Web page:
Andy McCann-Pappin aims to fight the capitalism-first policies that have impacted his life, bringing about change as an MP.
In an extensive interview with The Guelph Post on Tuesday, McCann-Pappin, who works at the University of Guelph campus co-op in student housing, revealed why he is running for the nomination of the local New Democratic Party and how got there.
McCann-Pappin, who was born and spent most of his life in Guelph, became interested in politics during the year 2008 while living in London, Ont. because of hardships his family faced due to the capitalist policies coming down from multiple levels of government — from both the federal Conservatives and provincial Liberals. He turned to the NDP at that point, which he said was “a natural fit from that point on.”
It was at then that it became a longterm goal for the activist to eventually run as a candidate. He spent several years as part of different campaigns in Guelph: James Gordon’s run for the province, Andrew Seagram’s run for MP and Agnieszka Mlyarnz’s run for the provincial parliament. He also was the campaign manager for Gordon’s successful Council re-election bid in the fall of 2018. He was also an assistant to Toronto city Coun. Mary Fragedakis, who lost a re-election bid last year.
McCann-Pappin told The Post it was this political experience, his lived experience and his knowledge of the city that would make him the ideal candidate for the NDP and as a member of parliament. The top three election issues for him are the climate crisis, mental health and bringing about nationally subsidized pharmaceuticals, or “pharmacare”.
Though McCann-Pappin has never run for the candidacy of a party or in any election as the candidate in the past, he said he is determined to “hit the road”. The nominee said when he campaigns it is important for him to identify his strengths and his weaknesses so that the team can design an election effort around the strengths of the candidate.
If McCann-Pappin is chosen on June 22, he will face two other “progressive”-branded candidates, Liberal MP Lloyd Longfield and Green candidate Steve Dyck. What makes him different, he told The Post, is that his background is not rooted in corporate or business ideology. He explained that when it comes to his top issue, climate change, his approach will look to put people first, bringing “actual progressive solutions”.
His campaign as an MP candidate would be grassroots-focused, McCann said. He added that instead of speaking at people, he aims to listen and bring new ideas into his campaign. Even if he becomes the candidate but does not win in the general election, the nominee said the effort would not be worthless because he wants to also build the groundwork for the future.
In response to a question about the Guelph angle and what work McCann-Pappin as an MP would do for the city, the nominee said that his “prime focus” is combatting the impact of human-generated climate change. As an MP, he would install federal protections for local environmental areas like MPP Mike Schreiner is looking to do with the Paris-Galt Morraine.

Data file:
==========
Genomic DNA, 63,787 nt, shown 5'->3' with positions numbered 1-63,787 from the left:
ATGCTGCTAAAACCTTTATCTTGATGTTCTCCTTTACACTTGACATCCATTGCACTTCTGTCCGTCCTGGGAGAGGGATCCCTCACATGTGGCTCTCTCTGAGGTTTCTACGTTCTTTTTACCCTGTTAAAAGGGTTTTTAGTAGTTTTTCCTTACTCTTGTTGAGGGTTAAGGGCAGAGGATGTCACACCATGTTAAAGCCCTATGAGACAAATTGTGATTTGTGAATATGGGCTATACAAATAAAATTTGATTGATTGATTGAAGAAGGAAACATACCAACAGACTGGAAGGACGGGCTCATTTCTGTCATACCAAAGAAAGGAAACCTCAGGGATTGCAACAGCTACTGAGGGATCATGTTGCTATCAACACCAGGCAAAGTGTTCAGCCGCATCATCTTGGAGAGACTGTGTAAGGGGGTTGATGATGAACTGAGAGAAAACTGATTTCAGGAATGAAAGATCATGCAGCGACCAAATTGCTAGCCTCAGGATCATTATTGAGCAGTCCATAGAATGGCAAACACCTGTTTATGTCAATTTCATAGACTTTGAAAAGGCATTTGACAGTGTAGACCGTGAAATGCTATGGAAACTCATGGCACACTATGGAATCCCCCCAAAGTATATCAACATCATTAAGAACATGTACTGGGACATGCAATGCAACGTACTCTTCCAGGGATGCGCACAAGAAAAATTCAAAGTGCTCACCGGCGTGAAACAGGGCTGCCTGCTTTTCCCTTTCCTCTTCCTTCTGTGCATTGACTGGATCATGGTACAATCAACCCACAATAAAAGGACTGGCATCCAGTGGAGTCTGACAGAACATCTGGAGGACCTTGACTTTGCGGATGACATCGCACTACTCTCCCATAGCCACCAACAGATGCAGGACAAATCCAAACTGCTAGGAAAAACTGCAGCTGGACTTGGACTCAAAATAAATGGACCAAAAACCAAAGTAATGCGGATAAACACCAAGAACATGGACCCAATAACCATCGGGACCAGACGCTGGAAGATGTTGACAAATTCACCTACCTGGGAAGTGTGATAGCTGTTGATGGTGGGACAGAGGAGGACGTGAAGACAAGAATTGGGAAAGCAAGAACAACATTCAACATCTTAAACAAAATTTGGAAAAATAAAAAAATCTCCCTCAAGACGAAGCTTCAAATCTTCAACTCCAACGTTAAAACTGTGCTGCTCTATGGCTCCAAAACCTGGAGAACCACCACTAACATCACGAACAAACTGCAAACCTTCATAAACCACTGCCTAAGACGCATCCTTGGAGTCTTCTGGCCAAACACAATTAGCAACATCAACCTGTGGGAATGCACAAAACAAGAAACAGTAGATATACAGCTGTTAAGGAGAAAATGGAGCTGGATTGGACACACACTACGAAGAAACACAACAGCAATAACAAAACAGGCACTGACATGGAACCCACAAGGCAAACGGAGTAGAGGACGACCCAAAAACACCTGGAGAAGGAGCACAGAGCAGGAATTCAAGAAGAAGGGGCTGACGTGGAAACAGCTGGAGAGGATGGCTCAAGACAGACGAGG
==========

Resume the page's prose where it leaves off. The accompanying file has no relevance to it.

He also wants to work with the municipality on climate policy, offering stability from federal legislation he says will be more effective than a provincial counterpart. In the scenario that the NDP do not win the government on Oct. 21, he explained there are “mechanisms for quality legislation” that would allow him as an MP to have an impact locally.
‘A little disappointed’ in short campaign period
Normally, a nomination period runs for at least six weeks, so that candidates have time to sign up new members to the party they are running for so that they can build a base outside of the existing local membership for a better result. The New Democrats, however, are behind — the last major party in Guelph to hold a nomination.
Aisha Jahangir revealed to The Post earlier on Tuesday that the delay was due to a lengthy vetting process that the party headquarters were carrying out, though it is unclear why it it took so long. Andy McCann-Pappin said that he was “a little disappointed” but understood the rationale to move ahead without a typical campaign period was so that the NDP could catch up to the other major parties in Guelph by having a candidate.
The Liberals and Greens have already started significant canvassing door-to-door in Guelph with their candidates, who they have had for some time now. McCann-Pappin and Jahangir heard that they were vetted just minutes before the Conservative Party announced their candidate, Dr. Ashish Sachan.
Jahangir held a nominee campaign launch on Tuesday morning and McCann-Pappin has his launch scheduled for Wednesday evening at The Cornerstone downtown Guelph. The nomination meeting where one of the nominees will be chosen as the NDP candidate will be on June 22, starting at 2 p.m. inside the Evergreen Centre.